Thyroidectomy is a surgical procedure that involves the removal of a part, or both lobes of the thyroid gland. The thyroid gland is an endocrine gland that has multiple physiological functions.
Thyroidectomy can be performed in the following cases:
- Thyroid disorders
- Thyroid nodules
- Obstructive goiter
Thyroidectomy can be classified into two types based on the amount of the thyroid gland removed. Partial thyroidectomy is when only a part of the thyroid gland is removed. The removal of the entire thyroid gland is known as a total thyroidectomy.
The thyroid gland is located at the base of the neck and secretes the thyroid hormone.
How is total thyroidectomy performed?
Total thyroidectomy involves total removal of the thyroid gland and tissue due to the entire gland being affected. The procedure occurs under general anesthesia in a hospital. After fluid administration and anesthesia, the surgeon will make an incision over the base of the neck to carefully remove the thyroid gland.
Another method to perform total thyroidectomy is a robotic thyroidectomy. In this case, the surgeon performs an axillary incision through the armpit or opts for a transoral route to remove the thyroid gland.
The procedure takes around 2-3 hours and is performed carefully as the thyroid gland is surrounded by nerves and glands.
Preparation for total thyroidectomy
Before a total thyroidectomy is scheduled, there are diagnostic tests run to confirm the need for the surgery such as:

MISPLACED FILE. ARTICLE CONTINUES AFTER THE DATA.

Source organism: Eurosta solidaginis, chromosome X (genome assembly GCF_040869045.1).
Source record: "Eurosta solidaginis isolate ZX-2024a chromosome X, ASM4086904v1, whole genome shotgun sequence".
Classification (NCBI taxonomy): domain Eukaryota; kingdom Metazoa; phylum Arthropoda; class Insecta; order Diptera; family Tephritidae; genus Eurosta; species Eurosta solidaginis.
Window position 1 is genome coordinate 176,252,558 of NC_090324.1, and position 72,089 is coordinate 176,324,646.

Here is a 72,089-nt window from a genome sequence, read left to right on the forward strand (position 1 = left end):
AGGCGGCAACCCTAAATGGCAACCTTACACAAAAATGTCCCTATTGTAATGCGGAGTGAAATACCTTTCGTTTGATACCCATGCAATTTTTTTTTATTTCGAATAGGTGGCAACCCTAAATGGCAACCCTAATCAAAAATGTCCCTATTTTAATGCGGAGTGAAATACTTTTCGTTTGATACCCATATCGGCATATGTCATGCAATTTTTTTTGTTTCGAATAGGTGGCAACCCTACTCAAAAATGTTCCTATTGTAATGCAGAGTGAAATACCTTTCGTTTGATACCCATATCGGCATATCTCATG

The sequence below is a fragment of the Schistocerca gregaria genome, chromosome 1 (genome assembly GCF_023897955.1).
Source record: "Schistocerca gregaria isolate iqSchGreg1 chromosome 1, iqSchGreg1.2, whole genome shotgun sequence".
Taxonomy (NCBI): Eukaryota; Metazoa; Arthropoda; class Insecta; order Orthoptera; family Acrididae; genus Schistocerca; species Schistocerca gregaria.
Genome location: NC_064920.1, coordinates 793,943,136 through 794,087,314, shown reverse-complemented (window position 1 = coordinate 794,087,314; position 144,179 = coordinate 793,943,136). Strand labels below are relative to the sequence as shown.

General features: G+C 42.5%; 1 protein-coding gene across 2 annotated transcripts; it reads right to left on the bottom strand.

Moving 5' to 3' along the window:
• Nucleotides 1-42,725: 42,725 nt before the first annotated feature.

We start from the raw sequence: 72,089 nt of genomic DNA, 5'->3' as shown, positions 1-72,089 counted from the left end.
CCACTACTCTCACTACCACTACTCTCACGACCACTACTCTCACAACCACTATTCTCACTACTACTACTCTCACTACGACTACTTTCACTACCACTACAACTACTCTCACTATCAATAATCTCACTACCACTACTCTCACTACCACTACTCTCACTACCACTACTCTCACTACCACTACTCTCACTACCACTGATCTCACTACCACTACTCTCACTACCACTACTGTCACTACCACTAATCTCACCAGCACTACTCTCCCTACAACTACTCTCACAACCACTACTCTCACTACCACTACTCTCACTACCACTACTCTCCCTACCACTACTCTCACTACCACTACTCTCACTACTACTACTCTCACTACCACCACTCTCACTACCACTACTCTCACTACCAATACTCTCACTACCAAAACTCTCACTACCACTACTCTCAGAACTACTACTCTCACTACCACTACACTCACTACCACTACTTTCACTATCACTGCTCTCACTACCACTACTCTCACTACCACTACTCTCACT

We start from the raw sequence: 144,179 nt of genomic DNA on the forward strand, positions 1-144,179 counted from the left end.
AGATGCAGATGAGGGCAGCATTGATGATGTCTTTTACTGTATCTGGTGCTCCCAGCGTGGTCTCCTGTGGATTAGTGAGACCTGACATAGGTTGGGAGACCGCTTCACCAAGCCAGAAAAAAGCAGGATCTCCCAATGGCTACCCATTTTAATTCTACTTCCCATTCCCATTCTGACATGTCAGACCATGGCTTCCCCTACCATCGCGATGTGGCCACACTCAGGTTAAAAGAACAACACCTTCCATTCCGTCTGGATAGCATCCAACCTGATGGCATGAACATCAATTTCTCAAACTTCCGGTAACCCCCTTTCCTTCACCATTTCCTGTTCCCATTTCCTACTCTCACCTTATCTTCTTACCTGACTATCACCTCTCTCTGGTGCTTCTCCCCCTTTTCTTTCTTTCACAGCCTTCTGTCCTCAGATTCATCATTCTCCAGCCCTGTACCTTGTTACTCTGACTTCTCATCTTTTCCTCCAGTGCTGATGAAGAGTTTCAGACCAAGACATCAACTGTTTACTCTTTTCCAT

- Physical examination of the thyroid gland
- Blood tests including thyroid function test
- Ultrasound imaging
- Thyroid FNAC
- Genetic testing
- Direct Laryngeoscopy
Before the procedure
Thyroidectomy is generally a safe procedure. It is recommended to have an attendee post-surgery as it is done under anesthesia. In the case of hyperthyroidism, the doctor may prescribe medication to control thyroid function and lower the risk of bleeding after surgery.
As the procedure is under anesthesia, to limit the risk of complications, the patient is advised to not eat or drink from the previous night of the procedure or a few hours before the procedure.
Type of procedure
The surgical procedure is commenced once the patient is unconscious. The types of total thyroidectomy procedures include:
This procedure involves making an incision at the center of the neck and is preferred for most patients.
The oral route is preferred in this procedure by making an incision through an oral route to access the thyroid gland.
This process involves smaller incisions in the neck to insert a small video camera that guides the surgeon throughout the procedure.
Follow up: recommendations post-surgery
After the surgery, the patient is shifted to a separate room to monitor post-surgery recovery and anesthesia. Once the patient is conscious, conditions such as neck pain, hoarse or weak voice are short-term symptoms of surgery. Regular activities can be resumed post-discharge, with no dietary restrictions unless mentioned. It is recommended to refrain from strenuous activities up to a minimum of 10 days post the procedure.
Risks of the procedure
A total thyroidectomy is a surgical procedure. It accompanies low chances of the following risks:
- Adverse reaction to general anesthesia
- Heavy bleeding/infection
- Damage to nerves in vocal cords
- Damage to parathyroid glands which lie behind the thyroid glands
The management of post-total thyroidectomy is performed through medication. As the thyroid gland is removed, the body requires supplementation of the thyroid hormone. Synthetic thyroid hormone supplementations such as Synthroid and Unithroid are prescribed by the surgeon. The dosage is given based on a blood test to determine the amount of thyroid hormone needed. In case of injury in the parathyroid glands and low calcium, calcium supplements are also prescribed.